Don't Let Nietzsche Raise Your Kids

Buckle up - this is a bit of a ride.  Join me.

At my daughters National Charity League Debutante Ball I noticed something very disturbing. When the kids finally looked up from their Snapchat feeds and made their way to the dancefloor it was only to take a selfie of them on the dancefloor at the NCL Deb Ball so that they could post it to Snapchat or Instagram or maybe Facebook.  Once posted - they were done.

I don't mean done with posting, I mean done with the event. The event lost all interest and meaning once it had been encapsulated into this little picture documenting their presence and posted so everyone knew where they were.  Now, it was time to return to their tables and wait for the Likes to come rolling in.  Their enjoyment - the importance - the significance - the memory - will all come down to how many of their 986 followers actually take time to like their post.  This is sad.  

As proactive parents we teach our values and look for opportunities to teach our kids how to navigate peer pressure associated with drugs and sex or cheating.  What I never thought of was warning them about the peer pressure of cynicism or celebrity.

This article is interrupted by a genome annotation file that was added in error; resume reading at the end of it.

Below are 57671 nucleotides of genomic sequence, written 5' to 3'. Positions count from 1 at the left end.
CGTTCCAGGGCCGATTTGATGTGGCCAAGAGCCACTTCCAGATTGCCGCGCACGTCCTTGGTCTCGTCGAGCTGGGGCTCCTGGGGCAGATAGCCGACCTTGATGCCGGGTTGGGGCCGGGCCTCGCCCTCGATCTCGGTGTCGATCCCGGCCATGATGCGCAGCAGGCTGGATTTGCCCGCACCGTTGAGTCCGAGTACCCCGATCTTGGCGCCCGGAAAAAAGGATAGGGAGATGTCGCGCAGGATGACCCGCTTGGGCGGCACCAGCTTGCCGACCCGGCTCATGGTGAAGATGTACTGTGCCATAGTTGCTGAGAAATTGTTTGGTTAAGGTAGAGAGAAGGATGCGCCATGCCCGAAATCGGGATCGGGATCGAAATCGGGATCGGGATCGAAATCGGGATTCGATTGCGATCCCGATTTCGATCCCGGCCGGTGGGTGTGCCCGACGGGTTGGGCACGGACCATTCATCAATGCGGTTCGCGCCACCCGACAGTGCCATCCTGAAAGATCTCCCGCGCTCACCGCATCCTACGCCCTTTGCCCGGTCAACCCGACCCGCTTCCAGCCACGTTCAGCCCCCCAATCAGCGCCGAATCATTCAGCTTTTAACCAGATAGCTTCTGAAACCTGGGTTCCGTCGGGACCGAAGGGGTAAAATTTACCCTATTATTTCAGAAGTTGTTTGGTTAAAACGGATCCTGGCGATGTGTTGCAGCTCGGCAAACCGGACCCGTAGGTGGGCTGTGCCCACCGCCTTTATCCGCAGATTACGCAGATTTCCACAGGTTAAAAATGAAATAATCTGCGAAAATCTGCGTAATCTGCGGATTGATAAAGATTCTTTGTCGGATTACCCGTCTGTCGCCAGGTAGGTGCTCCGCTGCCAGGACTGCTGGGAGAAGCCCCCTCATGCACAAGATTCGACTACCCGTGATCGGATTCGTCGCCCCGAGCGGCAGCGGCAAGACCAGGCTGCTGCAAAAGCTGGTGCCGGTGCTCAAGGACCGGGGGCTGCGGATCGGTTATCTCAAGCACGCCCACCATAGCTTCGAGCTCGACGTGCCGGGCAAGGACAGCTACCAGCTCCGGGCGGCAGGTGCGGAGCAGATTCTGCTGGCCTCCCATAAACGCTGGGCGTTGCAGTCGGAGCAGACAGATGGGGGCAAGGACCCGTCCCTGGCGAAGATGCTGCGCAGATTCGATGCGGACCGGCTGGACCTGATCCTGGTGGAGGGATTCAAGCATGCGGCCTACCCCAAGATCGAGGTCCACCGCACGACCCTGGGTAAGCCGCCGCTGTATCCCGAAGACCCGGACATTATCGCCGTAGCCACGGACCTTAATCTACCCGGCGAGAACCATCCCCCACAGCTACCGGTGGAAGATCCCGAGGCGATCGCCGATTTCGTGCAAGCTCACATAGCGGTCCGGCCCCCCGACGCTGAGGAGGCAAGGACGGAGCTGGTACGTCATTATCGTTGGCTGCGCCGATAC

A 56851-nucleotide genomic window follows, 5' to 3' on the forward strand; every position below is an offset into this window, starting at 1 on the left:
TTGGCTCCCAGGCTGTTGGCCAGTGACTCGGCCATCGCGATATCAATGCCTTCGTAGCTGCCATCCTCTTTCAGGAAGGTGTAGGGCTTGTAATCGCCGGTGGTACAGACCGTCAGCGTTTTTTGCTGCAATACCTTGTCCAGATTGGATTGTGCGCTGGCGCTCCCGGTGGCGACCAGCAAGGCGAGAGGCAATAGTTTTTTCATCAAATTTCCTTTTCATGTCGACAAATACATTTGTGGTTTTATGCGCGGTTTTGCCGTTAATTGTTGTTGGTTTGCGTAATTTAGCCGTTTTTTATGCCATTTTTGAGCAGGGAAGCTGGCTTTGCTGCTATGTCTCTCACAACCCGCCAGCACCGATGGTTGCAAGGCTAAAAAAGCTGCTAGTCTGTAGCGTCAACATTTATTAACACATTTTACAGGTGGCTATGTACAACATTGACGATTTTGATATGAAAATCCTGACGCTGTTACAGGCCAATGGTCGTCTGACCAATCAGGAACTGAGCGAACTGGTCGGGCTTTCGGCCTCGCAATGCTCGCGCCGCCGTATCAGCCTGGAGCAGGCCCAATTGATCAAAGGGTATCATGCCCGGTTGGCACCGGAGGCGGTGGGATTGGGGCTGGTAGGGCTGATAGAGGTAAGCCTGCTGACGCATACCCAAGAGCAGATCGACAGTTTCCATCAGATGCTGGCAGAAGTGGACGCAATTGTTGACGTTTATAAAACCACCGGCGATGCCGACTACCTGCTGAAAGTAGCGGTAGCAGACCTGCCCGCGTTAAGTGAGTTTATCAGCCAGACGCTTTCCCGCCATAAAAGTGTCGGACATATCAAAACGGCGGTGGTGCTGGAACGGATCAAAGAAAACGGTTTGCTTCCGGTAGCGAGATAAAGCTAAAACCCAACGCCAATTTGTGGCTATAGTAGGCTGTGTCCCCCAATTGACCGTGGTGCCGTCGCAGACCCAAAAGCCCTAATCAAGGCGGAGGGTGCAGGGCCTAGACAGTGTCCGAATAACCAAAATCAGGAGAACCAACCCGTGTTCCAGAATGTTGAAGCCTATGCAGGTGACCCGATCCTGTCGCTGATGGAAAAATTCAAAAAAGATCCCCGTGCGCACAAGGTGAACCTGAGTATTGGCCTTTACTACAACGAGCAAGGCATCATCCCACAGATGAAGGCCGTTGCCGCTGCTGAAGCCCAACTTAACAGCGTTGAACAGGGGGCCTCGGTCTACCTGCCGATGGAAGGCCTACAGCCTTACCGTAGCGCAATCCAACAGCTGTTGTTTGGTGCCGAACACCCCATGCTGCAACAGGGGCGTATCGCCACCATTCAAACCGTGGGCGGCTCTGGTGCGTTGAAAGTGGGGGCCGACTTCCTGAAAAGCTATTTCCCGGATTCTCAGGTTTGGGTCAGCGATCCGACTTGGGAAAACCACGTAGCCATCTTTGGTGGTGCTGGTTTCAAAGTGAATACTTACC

When you reduce an important event to an Insta or a Snapchat it is easy to emotionally reduce the importance of the event as well.  Everything is small, only holds their interest for a few seconds, is largely disposable and often derided in comments for a few extra likes.  This is cynical.  

Additionally, they have become 'mini-celebrities' with all the associated cliche issues.  They make a post and wait for the likes and views to come rolling in- their self esteem depends on how many people are paying attention to them - their source of happiness is adoration and adulation of strangers.  These are strong foundational building blocks for full blown narcissists.  

If it was their study of Nietzsche that brought them here I would be disappointed they had chosen such a narrow world view but proud they had at least put thought into it.  Such is not the case yet we must draw upon Neitzsche's teachings of perspectivism, historism and psychologism to understand them.  It is sad but we must teach them the truth is more than the Snapchat posted, meaning is imbued and beyond the borders of Instagram, our importance is inherent in our creation and our impact measured in lives not likes.